When you first start playing golf with your kids you'll probably do more chasing them around the clubhouse than you will hitting golf balls. But after they're acclimated to the course and the game, you'll want to start focusing on the rules and techniques of golf. You don't have to teach them everything in one day -- start with the easy stuff and you'll have a good foundation to build on.
A good place to start is with score keeping. There's no reason this can't be fun. In fact, why not take them to a mini-golf course? Whether you're teeing off on a 300 yard (273.42 m) par four or trying to put a ball through a windmill, the rules of score keeping remain the same: Get the ball in the hole with the least amount of shots possible. Have your child count out loud after each stroke -- most kids will find this concept easy to grasp, and as long as you make it fun, they'll be excited at the idea of achieving a lower score [source: Golden].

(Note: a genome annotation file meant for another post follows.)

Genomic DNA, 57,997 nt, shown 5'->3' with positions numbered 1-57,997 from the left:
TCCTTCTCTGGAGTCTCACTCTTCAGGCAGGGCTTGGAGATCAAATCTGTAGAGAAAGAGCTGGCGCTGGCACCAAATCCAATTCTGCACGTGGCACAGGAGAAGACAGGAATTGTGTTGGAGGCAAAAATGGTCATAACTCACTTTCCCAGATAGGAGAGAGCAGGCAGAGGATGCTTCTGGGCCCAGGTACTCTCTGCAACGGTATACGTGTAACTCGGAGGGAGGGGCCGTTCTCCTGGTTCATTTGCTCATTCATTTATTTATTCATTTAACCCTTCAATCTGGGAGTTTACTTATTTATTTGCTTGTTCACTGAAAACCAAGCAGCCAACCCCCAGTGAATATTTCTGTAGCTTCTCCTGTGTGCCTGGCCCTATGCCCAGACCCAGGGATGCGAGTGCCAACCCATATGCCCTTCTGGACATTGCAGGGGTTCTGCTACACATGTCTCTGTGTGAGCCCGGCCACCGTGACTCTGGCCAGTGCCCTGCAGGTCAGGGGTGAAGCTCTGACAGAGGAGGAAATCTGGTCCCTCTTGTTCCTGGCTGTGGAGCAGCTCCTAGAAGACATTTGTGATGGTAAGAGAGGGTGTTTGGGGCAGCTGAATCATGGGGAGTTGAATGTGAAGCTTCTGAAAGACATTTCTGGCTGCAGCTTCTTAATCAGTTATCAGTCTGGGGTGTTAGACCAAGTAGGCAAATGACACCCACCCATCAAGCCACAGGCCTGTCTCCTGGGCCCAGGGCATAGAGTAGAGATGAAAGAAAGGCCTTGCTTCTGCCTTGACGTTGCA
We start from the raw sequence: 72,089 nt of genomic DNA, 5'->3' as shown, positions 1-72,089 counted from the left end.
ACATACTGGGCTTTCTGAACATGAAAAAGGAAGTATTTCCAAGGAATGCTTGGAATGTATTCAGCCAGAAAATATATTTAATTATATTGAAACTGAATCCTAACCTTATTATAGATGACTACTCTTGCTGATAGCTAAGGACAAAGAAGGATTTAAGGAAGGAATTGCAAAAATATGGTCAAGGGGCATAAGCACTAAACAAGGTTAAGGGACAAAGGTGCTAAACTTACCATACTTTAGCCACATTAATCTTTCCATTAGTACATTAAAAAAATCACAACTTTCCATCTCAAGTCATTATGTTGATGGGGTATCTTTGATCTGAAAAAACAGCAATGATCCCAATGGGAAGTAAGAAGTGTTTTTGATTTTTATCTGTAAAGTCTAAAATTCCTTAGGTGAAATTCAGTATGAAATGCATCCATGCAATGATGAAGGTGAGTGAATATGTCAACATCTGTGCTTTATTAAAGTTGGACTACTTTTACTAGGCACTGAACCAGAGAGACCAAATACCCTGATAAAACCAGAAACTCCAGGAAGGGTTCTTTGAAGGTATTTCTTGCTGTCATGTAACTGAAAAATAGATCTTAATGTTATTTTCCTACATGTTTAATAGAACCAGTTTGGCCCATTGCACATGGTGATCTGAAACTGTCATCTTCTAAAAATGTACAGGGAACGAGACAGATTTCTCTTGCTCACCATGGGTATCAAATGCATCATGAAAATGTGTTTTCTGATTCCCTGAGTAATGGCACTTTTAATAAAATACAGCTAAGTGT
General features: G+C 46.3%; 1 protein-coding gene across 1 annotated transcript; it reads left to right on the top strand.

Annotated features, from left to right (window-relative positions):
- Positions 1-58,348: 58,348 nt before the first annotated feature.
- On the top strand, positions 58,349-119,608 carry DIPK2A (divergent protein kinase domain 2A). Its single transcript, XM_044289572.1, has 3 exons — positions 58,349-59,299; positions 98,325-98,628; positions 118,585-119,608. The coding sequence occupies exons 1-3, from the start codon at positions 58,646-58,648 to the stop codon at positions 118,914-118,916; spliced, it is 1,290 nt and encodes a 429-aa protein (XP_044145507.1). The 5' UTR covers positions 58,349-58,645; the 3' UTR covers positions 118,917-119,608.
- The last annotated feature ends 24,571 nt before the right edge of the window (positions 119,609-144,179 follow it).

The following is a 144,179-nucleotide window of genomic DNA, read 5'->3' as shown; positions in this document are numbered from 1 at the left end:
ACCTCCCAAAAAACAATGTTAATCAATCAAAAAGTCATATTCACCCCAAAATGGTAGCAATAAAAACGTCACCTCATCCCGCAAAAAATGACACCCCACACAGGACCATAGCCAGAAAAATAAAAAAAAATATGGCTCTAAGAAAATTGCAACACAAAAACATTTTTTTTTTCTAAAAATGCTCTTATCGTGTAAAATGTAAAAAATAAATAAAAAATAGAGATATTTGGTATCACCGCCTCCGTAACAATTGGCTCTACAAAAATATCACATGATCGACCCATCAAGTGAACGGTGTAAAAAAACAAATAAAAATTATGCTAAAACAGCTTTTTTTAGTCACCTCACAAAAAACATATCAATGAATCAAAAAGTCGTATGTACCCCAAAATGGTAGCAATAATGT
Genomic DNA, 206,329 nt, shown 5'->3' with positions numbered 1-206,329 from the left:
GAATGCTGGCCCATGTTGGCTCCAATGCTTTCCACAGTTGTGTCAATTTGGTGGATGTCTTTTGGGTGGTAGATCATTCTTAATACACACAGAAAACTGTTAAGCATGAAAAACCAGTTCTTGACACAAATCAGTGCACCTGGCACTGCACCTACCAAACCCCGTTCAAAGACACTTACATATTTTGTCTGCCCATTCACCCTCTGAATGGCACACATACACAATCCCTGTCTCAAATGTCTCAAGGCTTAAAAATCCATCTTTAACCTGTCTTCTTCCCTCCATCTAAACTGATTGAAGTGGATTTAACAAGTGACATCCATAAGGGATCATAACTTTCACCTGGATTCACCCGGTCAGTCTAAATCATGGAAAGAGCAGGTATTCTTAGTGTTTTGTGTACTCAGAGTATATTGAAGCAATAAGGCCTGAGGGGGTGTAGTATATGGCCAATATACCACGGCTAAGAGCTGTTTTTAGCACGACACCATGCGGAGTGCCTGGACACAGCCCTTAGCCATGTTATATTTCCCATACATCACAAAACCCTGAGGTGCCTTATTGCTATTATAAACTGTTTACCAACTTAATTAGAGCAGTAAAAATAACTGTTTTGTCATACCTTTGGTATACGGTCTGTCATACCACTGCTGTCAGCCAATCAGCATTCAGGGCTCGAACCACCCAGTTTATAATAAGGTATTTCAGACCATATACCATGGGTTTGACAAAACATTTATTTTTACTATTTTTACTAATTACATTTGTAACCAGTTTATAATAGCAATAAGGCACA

When your kids are starting out, it's OK to let them move the ball if it has a bad lie. Making them hit out of the rough or on the side of a hill could be incredibly frustrating, and in the end it may make them lose interest. Instead, let them prop the ball on some grass or move it out of a sand trap. When they really start to get the hang of it, introduce the idea of not moving the ball. After all, it's up to you to play the ball where it lies, making this an important rule that depends heavily on the honor system [source: BBC]. For the most part, the other players won't always be watching closely enough to keep you honest.
Once your kids have a good understanding of these concepts, you can start to introduce rules like how and when you're allowed to drop a ball. You'll also need to teach your kids proper golf etiquette. Keep reading to learn what that means.